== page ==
President Clinton's image not at high-water mark

MIKE ROYKO

July 16, 1993|By MIKE ROYKO

While snorkeling with his kid in Hawaii, President Clinton found himself in one of those no-win situations that politicians hate.

He was taking a brief vacation, which he surely deserved. Since taking office only a few months ago, he's been on a grueling schedule filled with controversy and difficult decisions.

After his trip to Japan, with the pressures of dealing with other world leaders, jet lag and eating raw fish, he wanted to spend a few days unwinding with his family on a beach or playing golf.

But back home, much of the Midwest was splashing through the worst flood in a century. The Mississippi and other rivers were overflowing and swamping towns and farms.

This presented a problem. The TV network news shows could be expected to show the awesome flooding; middle-aged rural women weeping as they tell of losing all worldly belongings to the cruel waters; haggard small-town mayors saying they don't know what to do next; craggy farmers saying they will be doomed without government help.

After the flood coverage, the networks could be expected to shift to Clinton on vacation. Maybe wading into the surf with his daughter and her teen-age friends, or teeing it up on one of those spectacularly beautiful Hawaiian golf courses.

How would the sight of the President hip deep in glistening Hawaiian surf play to Iowans who are hip deep in murky river water?

As the tennis punk in the TV commercial says: "Image is everything." That kid could be a White House adviser.

So Clinton told his press herd that he was cutting short his vacation and flying back to the Heartland to look at the flooding. A reporter asked him why. (The reporter probably figured that if Clinton is on the beach, the reporter is on the beach, which is better than being with Clinton in some rain-soaked hamlet in Iowa.)

Clinton said he wanted to check out the flooding so that his administration would have a solid idea of how much aid it should ask Congress to provide for the afflicted.

So Clinton put away his golf clubs and his going-to-the-beach togs, and put on his looking-at-a-flood togs.

Thus, an image problem, if not a crisis, was averted. Clinton was soon to be seen on TV at the flood: a take-charge, hands-on, I-care, getting-wet-myself kind of leader.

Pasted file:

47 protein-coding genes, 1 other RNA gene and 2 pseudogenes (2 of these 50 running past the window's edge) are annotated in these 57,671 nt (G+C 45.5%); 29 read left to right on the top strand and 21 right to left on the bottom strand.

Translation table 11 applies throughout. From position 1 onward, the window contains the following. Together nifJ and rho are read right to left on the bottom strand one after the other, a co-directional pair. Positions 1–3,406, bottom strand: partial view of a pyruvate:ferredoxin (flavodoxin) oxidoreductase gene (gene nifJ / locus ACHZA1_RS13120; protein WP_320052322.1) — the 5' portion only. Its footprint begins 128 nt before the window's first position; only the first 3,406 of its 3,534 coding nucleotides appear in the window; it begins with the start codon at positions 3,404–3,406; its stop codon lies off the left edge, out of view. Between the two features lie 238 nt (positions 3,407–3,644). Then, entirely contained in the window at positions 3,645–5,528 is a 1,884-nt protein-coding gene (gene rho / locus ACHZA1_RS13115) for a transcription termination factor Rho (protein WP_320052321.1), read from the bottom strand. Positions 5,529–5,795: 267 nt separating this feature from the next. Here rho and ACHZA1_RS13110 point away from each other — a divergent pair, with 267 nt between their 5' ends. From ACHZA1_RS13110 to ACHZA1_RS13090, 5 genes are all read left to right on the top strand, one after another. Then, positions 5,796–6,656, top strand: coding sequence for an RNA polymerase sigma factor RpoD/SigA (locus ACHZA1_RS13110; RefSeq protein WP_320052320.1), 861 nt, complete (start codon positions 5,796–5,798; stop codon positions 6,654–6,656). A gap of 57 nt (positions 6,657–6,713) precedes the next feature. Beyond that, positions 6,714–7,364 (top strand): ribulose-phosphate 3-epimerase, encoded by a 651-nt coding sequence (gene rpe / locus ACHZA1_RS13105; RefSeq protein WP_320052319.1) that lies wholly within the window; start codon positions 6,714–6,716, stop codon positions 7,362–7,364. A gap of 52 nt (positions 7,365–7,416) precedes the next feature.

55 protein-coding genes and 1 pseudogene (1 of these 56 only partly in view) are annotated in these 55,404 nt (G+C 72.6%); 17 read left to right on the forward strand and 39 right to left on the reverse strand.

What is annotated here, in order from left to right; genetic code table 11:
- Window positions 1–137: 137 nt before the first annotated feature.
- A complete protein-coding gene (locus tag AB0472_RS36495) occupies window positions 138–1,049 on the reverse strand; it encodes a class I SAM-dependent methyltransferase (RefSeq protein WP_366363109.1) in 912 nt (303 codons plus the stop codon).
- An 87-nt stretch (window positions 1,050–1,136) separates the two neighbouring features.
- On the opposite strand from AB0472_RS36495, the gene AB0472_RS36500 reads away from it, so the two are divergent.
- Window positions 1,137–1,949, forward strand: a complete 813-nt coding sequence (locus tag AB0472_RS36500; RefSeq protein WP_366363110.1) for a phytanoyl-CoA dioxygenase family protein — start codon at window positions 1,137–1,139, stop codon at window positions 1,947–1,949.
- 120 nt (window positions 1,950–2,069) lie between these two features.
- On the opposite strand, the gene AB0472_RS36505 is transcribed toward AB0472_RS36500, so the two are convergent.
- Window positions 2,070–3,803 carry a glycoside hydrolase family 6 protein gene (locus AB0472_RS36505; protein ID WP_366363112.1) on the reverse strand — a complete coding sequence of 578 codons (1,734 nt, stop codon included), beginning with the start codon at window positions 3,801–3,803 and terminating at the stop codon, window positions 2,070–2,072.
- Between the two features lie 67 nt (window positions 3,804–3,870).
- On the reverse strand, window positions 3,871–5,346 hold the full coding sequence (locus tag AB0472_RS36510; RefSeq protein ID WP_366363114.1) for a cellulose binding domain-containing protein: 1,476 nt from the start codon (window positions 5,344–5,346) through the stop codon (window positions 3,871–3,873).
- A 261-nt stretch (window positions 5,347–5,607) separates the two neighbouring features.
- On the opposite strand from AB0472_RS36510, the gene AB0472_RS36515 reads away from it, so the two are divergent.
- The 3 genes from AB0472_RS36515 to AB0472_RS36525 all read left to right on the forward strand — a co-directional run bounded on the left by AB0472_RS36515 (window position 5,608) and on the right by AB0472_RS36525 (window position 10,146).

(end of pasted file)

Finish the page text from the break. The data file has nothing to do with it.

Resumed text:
So why is this a no-win situation?

Because there will always be some smart aleck sorts, such as myself, who will see rushing to the flood as an act of weakness.

Or am I the only person in America who knows that there is absolutely no reason -- other than image-is-everything -- for Clinton to go rushing to the floods?

He has a bureaucratic army of federal disaster experts, agricultural experts, emergency loan experts, short-term and long-term relief experts, who can figure out how many homes, businesses and acres of farmland have been drowned and how much disaster aid is needed.

He could have stayed right there in Hawaii and accomplished the same thing, if he had the courage to tell the media: "No, I'm not rushing back to look at flooded Main Street. For one thing, I am pooped. Since taking office, it's been one thing after another: biggest tax hike in history; instant economic miracle plans; appoint someone, dump someone, appoint someone else, dump someone else, look for another warm body to nominate, get a $200 haircut, bomb Iraq, send a few troops to Macedonia.

"Now I just finished several days talking big-time economic hocus-pocus in Japan, where I had to deal with that sly little fellow and not let him pick my pocket while I was scarfing sushi.

"So to avoid suffering from premature middle-age burnout, I'm going to stay here and just loaf around for a few days while my vast bureaucratic network of underlings earn their paychecks, fringe benefits and pensions by doing the real work, which is what they would do anyway, since my presence is not required.

"About the only way I could be of any help would be if I loaded up Air Force One with bottled water and dry toilet paper."

But I guess it takes a certain relentless, unwavering ambition to be a successful politician.

I mean, how many normal people would give up guaranteed tee times in Hawaii to go splash mud in Missouri?

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